Documentation that several species of dragonflies migrate – sometimes hundreds or even thousands of kilometers – is building. I wrote briefly about this subject back on March 19, 2012 (see http://ohio-archaeology.blogspot.com/2012/03/dragon-spring-green-st-patricks-day-ode.html ).
As noted in that article, there is a huge volume of information about dragonfly migration that we just simply do not know. The Xerxes Society has formed a coalition of people interested in studying dragonfly migration called Migratory Dragonfly Partnership (http://www.migratorydragonflypartnership.org/index/welcome ). As part of this partnership, they are putting on a series of workshops for citizen scientists interested in aiding the research. Last summer I contacted the folks at the Migratory Dragonfly Partnership, asking if we could help host one of those workshops here in Ohio. Stay tuned on that – decisions have not yet been made.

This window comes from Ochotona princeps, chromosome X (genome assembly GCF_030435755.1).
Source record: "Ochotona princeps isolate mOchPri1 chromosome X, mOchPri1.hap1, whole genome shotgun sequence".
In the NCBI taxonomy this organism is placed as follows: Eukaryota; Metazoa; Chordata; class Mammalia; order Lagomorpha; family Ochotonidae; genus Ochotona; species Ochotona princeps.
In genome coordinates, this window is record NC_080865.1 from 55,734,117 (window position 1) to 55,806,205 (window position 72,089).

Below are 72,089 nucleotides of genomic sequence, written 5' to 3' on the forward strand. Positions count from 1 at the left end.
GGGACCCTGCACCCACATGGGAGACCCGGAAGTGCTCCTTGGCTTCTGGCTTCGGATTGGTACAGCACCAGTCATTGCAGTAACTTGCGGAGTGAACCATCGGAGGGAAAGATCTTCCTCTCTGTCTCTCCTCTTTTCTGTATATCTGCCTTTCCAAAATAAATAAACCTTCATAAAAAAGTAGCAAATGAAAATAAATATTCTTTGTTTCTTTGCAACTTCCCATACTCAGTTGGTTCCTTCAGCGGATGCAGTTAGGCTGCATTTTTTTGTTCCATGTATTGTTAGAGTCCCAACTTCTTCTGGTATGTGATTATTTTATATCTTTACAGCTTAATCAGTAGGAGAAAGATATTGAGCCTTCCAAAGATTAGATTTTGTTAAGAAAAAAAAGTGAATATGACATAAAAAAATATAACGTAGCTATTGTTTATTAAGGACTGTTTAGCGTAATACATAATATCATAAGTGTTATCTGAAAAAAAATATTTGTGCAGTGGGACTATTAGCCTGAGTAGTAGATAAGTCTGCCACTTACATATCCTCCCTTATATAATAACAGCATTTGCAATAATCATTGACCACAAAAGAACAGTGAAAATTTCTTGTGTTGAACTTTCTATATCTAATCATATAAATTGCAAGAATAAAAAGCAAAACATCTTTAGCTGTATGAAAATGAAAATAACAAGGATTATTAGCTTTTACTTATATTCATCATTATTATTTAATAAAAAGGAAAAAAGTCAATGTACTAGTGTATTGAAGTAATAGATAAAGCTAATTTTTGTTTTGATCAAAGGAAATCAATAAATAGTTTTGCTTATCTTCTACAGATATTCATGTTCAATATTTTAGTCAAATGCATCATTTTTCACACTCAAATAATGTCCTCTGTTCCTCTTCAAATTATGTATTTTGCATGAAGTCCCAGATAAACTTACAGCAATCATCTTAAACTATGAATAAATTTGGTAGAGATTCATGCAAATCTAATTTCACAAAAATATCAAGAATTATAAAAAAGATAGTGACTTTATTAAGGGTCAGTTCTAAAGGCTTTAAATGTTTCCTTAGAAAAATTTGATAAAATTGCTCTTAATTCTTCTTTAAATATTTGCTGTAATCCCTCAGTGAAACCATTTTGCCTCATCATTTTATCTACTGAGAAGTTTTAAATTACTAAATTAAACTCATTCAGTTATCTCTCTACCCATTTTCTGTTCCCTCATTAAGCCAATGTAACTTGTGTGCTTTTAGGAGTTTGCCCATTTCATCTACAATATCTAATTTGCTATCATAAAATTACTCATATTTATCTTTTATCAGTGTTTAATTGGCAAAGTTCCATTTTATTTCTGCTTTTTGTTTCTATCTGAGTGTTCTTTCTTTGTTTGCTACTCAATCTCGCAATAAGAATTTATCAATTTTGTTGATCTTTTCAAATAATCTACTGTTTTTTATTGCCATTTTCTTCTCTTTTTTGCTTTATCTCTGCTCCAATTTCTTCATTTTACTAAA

On their website, they post a link to a new summary article on what we know about dragonfly migration. It is authored by Michael L. May from Rutgers University who has studied dragonflies and dragonfly migration for many years. The article, A critical overview of progress in studies of migration of dragonflies (Odonata: Anisoptera), with an emphasis on North America is published online and available to everyone at:
Read it, enjoy and wonder at these amazing animals!
Senior Curator of Natural History
Photo of Black Saddlebags – one of several species of dragonflies considered to be migratory.